A person who undergoes euthanasia usually has an incurable condition. But there are other instances where some people want their life to be ended.
In many cases, it is carried out at the person’s request but there are times when they may be too ill and the decision is made by relatives, medics or, in some instances, the courts.
The term is derived from the Greek word euthanatos which means easy death.
Euthanasia is against the law in the UK where it is illegal to help anyone kill themselves. Voluntary euthanasia or assisted suicide can lead to imprisonment of up to 14 years.
The issue has been at the centre of very heated debates for many years and is surrounded by religious, ethical and practical considerations.
The ethics of euthanasia
Euthanasia raises a number of agonising moral dilemmas:
- is it ever right to end the life of a terminally ill patient who is undergoing severe pain and suffering?
- under what circumstances can euthanasia be justifiable, if at all?
- is there a moral difference between killing someone and letting them die?
At the heart of these arguments are the different ideas that people have about the meaning and value of human existence.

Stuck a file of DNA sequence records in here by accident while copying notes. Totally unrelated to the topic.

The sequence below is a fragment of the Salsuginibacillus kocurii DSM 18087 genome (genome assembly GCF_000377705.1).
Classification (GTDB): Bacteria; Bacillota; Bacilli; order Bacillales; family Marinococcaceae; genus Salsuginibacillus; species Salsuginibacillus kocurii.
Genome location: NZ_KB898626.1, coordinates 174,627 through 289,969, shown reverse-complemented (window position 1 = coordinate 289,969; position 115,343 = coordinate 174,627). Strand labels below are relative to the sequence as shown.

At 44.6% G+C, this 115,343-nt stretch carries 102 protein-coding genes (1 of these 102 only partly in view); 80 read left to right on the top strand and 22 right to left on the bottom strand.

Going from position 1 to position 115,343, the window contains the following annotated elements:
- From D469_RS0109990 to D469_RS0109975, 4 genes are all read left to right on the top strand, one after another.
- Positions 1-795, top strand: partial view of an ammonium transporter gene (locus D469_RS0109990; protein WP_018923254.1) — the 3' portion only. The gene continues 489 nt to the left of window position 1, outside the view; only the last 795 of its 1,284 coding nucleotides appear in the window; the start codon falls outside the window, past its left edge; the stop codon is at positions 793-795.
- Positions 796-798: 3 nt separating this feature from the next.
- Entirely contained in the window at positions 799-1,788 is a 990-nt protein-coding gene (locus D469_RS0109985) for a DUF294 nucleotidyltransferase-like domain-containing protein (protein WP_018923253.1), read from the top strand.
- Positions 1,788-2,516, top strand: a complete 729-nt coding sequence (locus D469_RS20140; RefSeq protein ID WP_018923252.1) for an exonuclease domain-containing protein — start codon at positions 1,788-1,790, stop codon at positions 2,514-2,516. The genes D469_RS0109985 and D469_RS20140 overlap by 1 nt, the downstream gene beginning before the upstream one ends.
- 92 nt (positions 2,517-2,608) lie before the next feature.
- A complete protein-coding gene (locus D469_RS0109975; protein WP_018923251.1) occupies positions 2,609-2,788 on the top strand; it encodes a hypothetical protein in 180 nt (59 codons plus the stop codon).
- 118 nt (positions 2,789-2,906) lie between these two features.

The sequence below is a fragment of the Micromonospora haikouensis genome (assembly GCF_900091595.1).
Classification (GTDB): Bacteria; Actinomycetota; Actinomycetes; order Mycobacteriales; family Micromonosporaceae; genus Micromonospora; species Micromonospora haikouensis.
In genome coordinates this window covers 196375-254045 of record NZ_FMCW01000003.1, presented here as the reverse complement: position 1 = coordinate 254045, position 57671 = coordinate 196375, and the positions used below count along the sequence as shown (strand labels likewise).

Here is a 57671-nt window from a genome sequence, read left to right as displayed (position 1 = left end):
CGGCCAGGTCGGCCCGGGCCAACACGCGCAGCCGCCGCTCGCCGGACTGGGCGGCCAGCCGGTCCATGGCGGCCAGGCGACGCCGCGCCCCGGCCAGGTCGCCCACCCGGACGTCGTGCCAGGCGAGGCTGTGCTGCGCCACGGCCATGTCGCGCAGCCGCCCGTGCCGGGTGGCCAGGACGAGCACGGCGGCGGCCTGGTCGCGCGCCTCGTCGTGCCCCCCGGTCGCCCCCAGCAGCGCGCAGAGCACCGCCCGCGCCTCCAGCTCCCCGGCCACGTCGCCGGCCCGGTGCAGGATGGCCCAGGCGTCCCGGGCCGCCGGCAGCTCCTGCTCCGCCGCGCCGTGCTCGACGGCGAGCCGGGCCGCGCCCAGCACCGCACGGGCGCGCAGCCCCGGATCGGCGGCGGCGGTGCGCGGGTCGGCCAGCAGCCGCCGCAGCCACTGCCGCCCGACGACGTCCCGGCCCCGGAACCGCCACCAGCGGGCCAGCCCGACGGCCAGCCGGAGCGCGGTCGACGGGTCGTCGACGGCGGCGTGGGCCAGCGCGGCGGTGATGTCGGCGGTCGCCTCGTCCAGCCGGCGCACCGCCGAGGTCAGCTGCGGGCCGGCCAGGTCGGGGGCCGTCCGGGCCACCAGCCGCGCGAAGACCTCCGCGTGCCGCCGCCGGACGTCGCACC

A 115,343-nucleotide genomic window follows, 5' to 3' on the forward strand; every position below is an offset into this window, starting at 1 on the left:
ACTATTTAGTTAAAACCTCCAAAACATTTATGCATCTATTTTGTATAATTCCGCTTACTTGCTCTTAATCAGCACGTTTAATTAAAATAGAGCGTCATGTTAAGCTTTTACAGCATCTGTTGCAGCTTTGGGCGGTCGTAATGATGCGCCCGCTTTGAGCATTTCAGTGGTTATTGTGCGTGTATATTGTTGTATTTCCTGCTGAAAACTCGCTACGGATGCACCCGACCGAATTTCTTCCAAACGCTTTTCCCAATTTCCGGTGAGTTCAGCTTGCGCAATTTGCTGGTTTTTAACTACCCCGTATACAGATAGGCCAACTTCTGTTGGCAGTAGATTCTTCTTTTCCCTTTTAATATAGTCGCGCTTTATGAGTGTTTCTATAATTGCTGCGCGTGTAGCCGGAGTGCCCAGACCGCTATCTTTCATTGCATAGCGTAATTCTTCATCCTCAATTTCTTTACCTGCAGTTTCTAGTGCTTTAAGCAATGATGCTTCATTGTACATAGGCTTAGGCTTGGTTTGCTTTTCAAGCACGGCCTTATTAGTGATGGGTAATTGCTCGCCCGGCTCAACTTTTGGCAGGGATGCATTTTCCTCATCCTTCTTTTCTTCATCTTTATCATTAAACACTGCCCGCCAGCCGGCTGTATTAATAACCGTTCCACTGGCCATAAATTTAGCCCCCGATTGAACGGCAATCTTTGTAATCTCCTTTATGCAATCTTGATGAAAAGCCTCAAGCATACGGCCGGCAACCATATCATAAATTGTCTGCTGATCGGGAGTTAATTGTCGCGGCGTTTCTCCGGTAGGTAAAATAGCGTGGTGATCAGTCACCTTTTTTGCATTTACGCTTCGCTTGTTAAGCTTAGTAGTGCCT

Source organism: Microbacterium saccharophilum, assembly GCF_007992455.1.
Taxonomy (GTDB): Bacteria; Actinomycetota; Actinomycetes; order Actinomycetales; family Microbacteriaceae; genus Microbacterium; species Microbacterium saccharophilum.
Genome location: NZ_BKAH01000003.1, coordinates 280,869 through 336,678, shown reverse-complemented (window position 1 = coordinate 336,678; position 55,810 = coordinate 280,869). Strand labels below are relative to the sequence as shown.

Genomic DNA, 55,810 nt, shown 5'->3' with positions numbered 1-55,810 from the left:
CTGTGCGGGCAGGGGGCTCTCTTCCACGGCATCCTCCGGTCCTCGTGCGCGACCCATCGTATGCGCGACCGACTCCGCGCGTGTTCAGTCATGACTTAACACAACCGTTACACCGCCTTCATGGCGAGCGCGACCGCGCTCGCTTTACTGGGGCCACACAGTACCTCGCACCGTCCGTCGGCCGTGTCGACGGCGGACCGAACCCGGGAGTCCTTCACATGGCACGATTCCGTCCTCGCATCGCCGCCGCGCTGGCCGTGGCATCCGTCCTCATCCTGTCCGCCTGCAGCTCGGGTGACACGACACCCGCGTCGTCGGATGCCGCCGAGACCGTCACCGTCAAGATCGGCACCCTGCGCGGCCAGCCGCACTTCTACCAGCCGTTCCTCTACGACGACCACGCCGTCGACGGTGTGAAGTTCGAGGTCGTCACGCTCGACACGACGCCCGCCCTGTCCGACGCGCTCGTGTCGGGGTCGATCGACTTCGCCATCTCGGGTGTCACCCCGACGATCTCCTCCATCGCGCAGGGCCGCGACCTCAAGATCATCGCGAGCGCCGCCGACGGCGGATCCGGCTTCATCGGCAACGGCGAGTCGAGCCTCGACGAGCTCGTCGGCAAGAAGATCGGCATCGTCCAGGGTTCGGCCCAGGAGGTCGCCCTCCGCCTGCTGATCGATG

Should human beings have the right to decide on issues of life and death?
There are also a number of arguments based on practical issues.
Some people think that euthanasia shouldn’t be allowed, even if it was morally right, because it could be abused and used as a cover for murder.
Killing or letting die
Euthanasia can be carried out either by taking actions, including giving a lethal injection, or by not doing what is necessary to keep a person alive (such as failing to keep their feeding tube going).
‘Extraordinary’ medical care
It is not euthanasia if a patient dies as a result of refusing extraordinary or burdensome medical treatment.
Euthanasia and pain relief
It’s not euthanasia to give a drug in order to reduce pain, even though the drug causes the patient to die sooner. This is because the doctor’s intention was to relieve the pain, not to kill the patient. This argument is sometimes known as the Doctrine of Double Effect.
Very often people call euthanasia ‘mercy killing’, perhaps thinking of it for someone who is terminally ill and suffering prolonged, unbearable pain.
Why people want euthanasia
Most people think unbearable pain is the main reason people seek euthanasia, but some surveys in the USA and the Netherlands showed that less than a third of requests for euthanasia were because of severe pain.
Terminally ill people can have their quality of life severely damaged by physical conditions such as incontinence, nausea and vomiting, breathlessness, paralysis and difficulty in swallowing.
Psychological factors that cause people to think of euthanasia include depression, fearing loss of control or dignity, feeling a burden, or dislike of being dependent.